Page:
Last week Machine Learning.Net 1.0 was officially announced during Build 2019, and the ML.Net team also announced a set of ML tools related to ML.Net.
One of the most interesting ones is Machine Learning Model Builder. You can get more information about Model Builder in the official website.
ML.NET Model Builder provides an easy to understand visual interface to build, train, and deploy custom machine learning models. Prior machine learning expertise is not required. Model Builder supports AutoML, which automatically explores different machine learning algorithms and settings to help you find the one that best suits your scenario.Machine Learning Model Builder
The tool is on Preview, but it’s still an amazing one to play around with ML. So I decided to give it a try with my small data set of kids, the one I use on the Machine Learning.Net demos.
The structure of my CSV file is very simple with just 3 columns: Age, Gender and Label.
However the first time I run the scenario I found the following error.
Inferring Columns ... Creating Data loader ... Loading data ... Exploring multiple ML algorithms and settings to find you the best model for ML task: regression For further learning check: https://aka.ms/mlnet-cli | Trainer RSquared Absolute-loss Squared-loss RMS-loss Duration #Iteration | [Source=AutoML, Kind=Trace] Channel started Exception occured while exploring pipelines: Provided label column 'Label' was of type String, but only type Single is allowed. System.ArgumentException: Provided label column 'Label' was of type String, but only type Single is allowed. at Microsoft.ML.CLI.Program.<>c__DisplayClass1_0.<Main>b__0(NewCommandSettings options) at Microsoft.ML.CLI.CodeGenerator.CodeGenerationHelper.GenerateCode() Please see the log file for more info. Exiting ...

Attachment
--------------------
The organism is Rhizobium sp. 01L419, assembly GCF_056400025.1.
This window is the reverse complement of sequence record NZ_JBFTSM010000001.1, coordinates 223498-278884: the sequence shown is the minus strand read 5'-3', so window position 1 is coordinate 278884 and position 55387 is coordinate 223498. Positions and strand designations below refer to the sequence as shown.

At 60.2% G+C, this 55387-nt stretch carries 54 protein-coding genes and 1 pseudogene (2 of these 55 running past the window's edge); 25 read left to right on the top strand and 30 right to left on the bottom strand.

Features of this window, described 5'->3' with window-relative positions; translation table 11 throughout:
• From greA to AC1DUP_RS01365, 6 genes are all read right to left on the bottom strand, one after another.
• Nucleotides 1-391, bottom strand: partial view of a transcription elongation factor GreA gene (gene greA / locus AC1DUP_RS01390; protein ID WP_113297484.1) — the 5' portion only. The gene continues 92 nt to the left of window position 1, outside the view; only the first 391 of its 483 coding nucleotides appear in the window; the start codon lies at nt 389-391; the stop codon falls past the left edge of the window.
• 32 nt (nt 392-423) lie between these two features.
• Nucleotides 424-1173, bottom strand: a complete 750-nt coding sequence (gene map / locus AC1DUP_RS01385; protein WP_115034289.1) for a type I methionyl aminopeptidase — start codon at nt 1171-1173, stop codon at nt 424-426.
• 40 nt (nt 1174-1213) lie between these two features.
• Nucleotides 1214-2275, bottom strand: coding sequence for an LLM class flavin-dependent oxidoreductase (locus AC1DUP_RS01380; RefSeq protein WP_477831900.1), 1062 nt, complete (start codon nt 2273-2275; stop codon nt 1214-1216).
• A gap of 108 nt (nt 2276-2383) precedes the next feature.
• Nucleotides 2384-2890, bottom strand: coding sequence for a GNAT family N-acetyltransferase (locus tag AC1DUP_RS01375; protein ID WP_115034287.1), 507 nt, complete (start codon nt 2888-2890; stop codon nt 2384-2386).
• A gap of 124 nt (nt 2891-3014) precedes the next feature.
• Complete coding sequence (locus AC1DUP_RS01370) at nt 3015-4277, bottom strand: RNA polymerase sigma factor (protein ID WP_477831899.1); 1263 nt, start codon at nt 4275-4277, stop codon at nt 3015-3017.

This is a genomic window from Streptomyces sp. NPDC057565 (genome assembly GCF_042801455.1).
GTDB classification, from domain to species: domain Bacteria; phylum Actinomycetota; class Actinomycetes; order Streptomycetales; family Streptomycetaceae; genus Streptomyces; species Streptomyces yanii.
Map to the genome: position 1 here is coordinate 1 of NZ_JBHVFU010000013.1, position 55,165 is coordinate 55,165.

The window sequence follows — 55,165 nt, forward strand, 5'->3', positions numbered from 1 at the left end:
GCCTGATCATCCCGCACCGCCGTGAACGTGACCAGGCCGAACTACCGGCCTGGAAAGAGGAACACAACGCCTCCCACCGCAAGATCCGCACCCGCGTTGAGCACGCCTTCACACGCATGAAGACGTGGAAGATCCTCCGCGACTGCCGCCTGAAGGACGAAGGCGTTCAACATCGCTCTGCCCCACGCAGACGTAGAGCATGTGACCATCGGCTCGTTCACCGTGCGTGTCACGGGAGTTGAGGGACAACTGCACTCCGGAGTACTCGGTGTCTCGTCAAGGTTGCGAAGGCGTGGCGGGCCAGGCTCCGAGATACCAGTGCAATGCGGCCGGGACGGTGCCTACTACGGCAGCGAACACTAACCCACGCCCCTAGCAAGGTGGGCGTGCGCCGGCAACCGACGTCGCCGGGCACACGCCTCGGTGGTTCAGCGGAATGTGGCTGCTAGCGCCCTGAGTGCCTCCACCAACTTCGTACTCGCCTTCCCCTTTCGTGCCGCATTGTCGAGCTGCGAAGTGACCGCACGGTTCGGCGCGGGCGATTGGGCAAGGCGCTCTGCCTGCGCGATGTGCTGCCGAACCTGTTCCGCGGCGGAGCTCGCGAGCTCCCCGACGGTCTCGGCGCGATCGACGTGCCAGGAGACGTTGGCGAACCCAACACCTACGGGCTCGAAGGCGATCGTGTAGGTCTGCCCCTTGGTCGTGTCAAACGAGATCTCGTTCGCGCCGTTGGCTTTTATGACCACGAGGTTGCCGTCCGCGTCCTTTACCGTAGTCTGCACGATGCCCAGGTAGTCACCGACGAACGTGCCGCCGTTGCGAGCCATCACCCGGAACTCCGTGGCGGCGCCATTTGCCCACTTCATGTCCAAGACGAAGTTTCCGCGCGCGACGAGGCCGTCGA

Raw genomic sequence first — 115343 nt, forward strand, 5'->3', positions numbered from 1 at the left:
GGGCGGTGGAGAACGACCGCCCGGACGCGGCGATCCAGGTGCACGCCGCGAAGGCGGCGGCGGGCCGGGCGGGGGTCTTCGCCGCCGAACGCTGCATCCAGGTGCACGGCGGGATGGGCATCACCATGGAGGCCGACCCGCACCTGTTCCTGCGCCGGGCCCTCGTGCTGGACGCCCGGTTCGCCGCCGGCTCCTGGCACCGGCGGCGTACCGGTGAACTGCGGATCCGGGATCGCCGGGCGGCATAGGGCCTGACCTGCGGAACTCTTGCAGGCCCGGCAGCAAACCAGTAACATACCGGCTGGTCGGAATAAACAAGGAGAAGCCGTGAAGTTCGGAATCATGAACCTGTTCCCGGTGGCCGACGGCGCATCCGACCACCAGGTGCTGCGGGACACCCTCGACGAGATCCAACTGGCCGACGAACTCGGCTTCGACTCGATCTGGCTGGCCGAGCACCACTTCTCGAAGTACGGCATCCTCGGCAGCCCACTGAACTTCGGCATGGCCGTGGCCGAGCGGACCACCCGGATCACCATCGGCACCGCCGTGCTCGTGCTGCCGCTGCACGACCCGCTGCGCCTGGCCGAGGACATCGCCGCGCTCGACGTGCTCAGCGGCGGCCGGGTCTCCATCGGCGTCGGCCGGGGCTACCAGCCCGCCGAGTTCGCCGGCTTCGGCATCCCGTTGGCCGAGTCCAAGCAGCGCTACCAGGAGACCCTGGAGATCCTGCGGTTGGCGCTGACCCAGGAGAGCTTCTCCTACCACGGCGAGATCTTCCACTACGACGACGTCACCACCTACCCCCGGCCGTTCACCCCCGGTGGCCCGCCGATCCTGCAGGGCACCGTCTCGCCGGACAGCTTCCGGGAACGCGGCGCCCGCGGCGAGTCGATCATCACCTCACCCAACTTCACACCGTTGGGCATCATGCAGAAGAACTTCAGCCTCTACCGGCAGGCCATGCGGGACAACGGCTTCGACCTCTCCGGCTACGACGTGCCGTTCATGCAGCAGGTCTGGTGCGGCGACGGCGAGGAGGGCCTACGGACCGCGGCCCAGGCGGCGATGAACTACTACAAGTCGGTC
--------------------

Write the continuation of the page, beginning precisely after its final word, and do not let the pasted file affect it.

Which makes a lot of sense, my Label column is a String and the Model Builder expects a Single data type. So, I updated my data file replacing the labels with numbers and I was ready for a 2nd test.
This time the training process started fine, however I noticed that using just a small training dataset didn’t trigger any comparing between different algorithms. So I created a much bigger training dataset, and now I got the training process up and running.
At the end the results are the ones below. And it’s very interesting. I do most of my demos using a MultiClass SDCA trainer and AutoML suggest me to use a LightGBM trainer. This will be part of my Machine Learning.Net speech for sure in the future.
You can download the Visual Studio extension from https://dotnet.microsoft.com/apps/machinelearning-ai/ml-dotnet/model-builder and remember that we can talk about this on the Visual Studio 2019 event with the Mississauga .Net User Group in a couple of weeks!
Greetings @ Toronto